Four Reasons Why Companies Fail in Web App Performance Testing

Don Tennant
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Tensions Between IT and Business Leadership Force New Approach to Delivering Technology

In my post last week about Kevin Surace, the entertainingly outspoken CEO of San-Jose-based Web app performance testing company Appvance, I noted that I would follow that post up with Surace’s list of the top four reasons why companies fail in app performance testing. If reading that made your eyes glaze over, refocus. It’s worth it.

Reason No. 1, Surace said, is what he calls a “back-loaded” testing schedule:

Let’s say the launch date of the app, site, or whatever, is July 1. They get backed up because the coding takes longer, and this and that take longer, and the CEO says they have to go with the launch date. They get to June 30—they’ve done a little bit of functional testing, they think it sort of functions, and it’s time to launch. They didn’t leave enough time to even think about performance and scalability and transaction times and all of that. So they launch, and they fail. What you need to do is build in three or four weeks of scalability performance testing at the end, always. And by the way, if you’re really good, you’re doing it throughout your agile development cycle, all the way through. So every time you check in code, you go in and look at transaction times back through the servers. Did it get better, did it get worse, did you cause a problem with the database, are you caching correctly? But people back-end these things, and say, “We’ll leave three days and run a quick performance test and a quick load test at the end.” That’s not what it’s about. It’s about putting 1,000 users on there, seeing what happens to your transaction times, and seeing how the code can be addressed so the transaction times meet users’ expectations. This is all about making the code better. It’s not about, let’s see when the servers crash.

The second reason, Surace explained, is poor testing productivity:

Let’s say you allow three weeks for performance and load testing, but it takes you three weeks to get a test working. How many tests are you going to be able to run? One in the last hour [before launch]? How much code can you fix? None—you’re out of time. These older tools from 10 or 20 years ago can take days or weeks to get the scripts working, because it’s all manual writing and pausing of these scripts to try to get the thing to execute work. And often, they’re just doing it at the protocol level, which means you’re skipping maybe 50 percent to 70 percent of the code that’s on the client side—code in the browser or the device, vs. code in the server. Ten years ago, it was all on the server. Today, 60 percent is on the device. So if you’re doing that, you’re not testing everything, and if you’re taking too long to write the test, you’ve used up all your time simply writing the test—you have no time now to test and recode and test and recode. Agile is all about [repeatedly] testing and recoding. You ought to be doing, basically, a daily checking of code, if not hourly. That’s where things should be.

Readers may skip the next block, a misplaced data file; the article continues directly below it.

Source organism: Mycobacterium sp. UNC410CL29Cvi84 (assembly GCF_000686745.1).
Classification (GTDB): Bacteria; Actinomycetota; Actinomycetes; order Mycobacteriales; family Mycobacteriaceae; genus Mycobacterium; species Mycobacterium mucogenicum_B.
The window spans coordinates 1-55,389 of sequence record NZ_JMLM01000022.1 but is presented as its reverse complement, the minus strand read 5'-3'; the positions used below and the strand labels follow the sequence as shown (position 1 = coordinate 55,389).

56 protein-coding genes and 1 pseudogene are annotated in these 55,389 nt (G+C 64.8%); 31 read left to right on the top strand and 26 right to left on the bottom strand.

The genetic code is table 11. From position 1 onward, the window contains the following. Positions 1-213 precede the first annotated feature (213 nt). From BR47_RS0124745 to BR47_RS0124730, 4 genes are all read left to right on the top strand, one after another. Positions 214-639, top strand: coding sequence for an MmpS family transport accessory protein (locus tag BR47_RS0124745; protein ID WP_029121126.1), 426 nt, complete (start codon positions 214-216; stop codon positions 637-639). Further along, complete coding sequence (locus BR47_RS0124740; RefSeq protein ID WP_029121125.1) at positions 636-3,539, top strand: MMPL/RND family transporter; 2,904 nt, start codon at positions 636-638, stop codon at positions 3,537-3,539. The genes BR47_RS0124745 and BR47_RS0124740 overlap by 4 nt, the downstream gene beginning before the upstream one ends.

Reason No. 3 is unrealistic reliance on code:

What a lot of these guys do is say, “My coders are really good, the code is going to be fine. I’m going to rely on my code—it’ll all be fine.” That’s just dumb. That’s like the CEO of Target saying, ”I’m going to rely on my CIO—she’s probably got it all under control, there’s probably no security issue.” I wouldn’t rely on anyone, and I certainly wouldn’t rely on code, because code doesn’t give you scalability—testing gives you scalability. Code doesn’t give you rapid response times—testing gives you rapid response times, because otherwise, you cannot surface the bottlenecks. You don’t know where they are. You really don’t know if your database is configured for this app’s performance. Coders will tell you, “Well, we have this DBA over here, and we told him what we’re doing, and he configured the database.” Really? What’s your caching strategy? “I don’t know, ask the DBA.” How do you know it’s right? “Because he’s our DBA.” How does he know it’s right? “Uh, I don’t know.” That’s the problem, isn’t it? Nobody knows. And by the way, you won’t know until you try it. You have to simulate the usage of whatever it is—hundreds or thousands or millions of users, and you’ll bubble up where the problems are.

And the fourth reason, Surace said, has to do with limited user pathways:

If you take too long to do these tests, or you have to write them all by hand, and write all these scripts, you end up saying, “All right, I’ve got one use case, or two; these things take a week to write and debug—I’m just going to do one, because that’s all the time I’ve got.” But in real user scenarios, there could be dozens or hundreds of use cases, and you really want to have all the use cases tested in parallel, because you want to see what that really does to your database. Some need to access the database a lot, some only read a lot to it, some only write a lot to it. Having one use case is not a good example of the real world. But having one use case ends up being the result of using a 20-year-old tool, and it taking a week to get something working, so there’s only time for one. What you should have done is gin up 12 in the first hour. That’s what you needed to do, and that’s why you need modern technology.

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